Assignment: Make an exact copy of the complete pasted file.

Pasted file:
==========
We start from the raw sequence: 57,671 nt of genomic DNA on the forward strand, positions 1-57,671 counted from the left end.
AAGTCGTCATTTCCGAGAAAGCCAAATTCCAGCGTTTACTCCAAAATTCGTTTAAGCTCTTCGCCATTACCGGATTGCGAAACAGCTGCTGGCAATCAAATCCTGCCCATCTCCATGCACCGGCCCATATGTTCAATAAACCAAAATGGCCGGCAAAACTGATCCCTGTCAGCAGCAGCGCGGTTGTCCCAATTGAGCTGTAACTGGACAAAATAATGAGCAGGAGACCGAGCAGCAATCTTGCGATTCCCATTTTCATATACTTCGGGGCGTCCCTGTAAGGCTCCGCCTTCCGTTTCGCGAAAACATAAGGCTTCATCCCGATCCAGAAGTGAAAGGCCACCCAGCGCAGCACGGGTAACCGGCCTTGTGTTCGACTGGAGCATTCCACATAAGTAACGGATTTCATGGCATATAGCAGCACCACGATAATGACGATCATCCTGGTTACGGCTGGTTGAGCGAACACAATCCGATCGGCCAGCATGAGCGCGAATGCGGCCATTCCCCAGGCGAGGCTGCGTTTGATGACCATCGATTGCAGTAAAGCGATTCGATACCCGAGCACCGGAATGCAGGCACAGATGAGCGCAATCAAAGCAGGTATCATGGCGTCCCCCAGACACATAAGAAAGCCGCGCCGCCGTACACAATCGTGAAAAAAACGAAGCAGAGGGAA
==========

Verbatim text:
We start from the raw sequence: 57,671 nt of genomic DNA on the forward strand, positions 1-57,671 counted from the left end.
AAGTCGTCATTTCCGAGAAAGCCAAATTCCAGCGTTTACTCCAAAATTCGTTTAAGCTCTTCGCCATTACCGGATTGCGAAACAGCTGCTGGCAATCAAATCCTGCCCATCTCCATGCACCGGCCCATATGTTCAATAAACCAAAATGGCCGGCAAAACTGATCCCTGTCAGCAGCAGCGCGGTTGTCCCAATTGAGCTGTAACTGGACAAAATAATGAGCAGGAGACCGAGCAGCAATCTTGCGATTCCCATTTTCATATACTTCGGGGCGTCCCTGTAAGGCTCCGCCTTCCGTTTCGCGAAAACATAAGGCTTCATCCCGATCCAGAAGTGAAAGGCCACCCAGCGCAGCACGGGTAACCGGCCTTGTGTTCGACTGGAGCATTCCACATAAGTAACGGATTTCATGGCATATAGCAGCACCACGATAATGACGATCATCCTGGTTACGGCTGGTTGAGCGAACACAATCCGATCGGCCAGCATGAGCGCGAATGCGGCCATTCCCCAGGCGAGGCTGCGTTTGATGACCATCGATTGCAGTAAAGCGATTCGATACCCGAGCACCGGAATGCAGGCACAGATGAGCGCAATCAAAGCAGGTATCATGGCGTCCCCCAGACACATAAGAAAGCCGCGCCGCCGTACACAATCGTGAAAAAAACGAAGCAGAGGGAA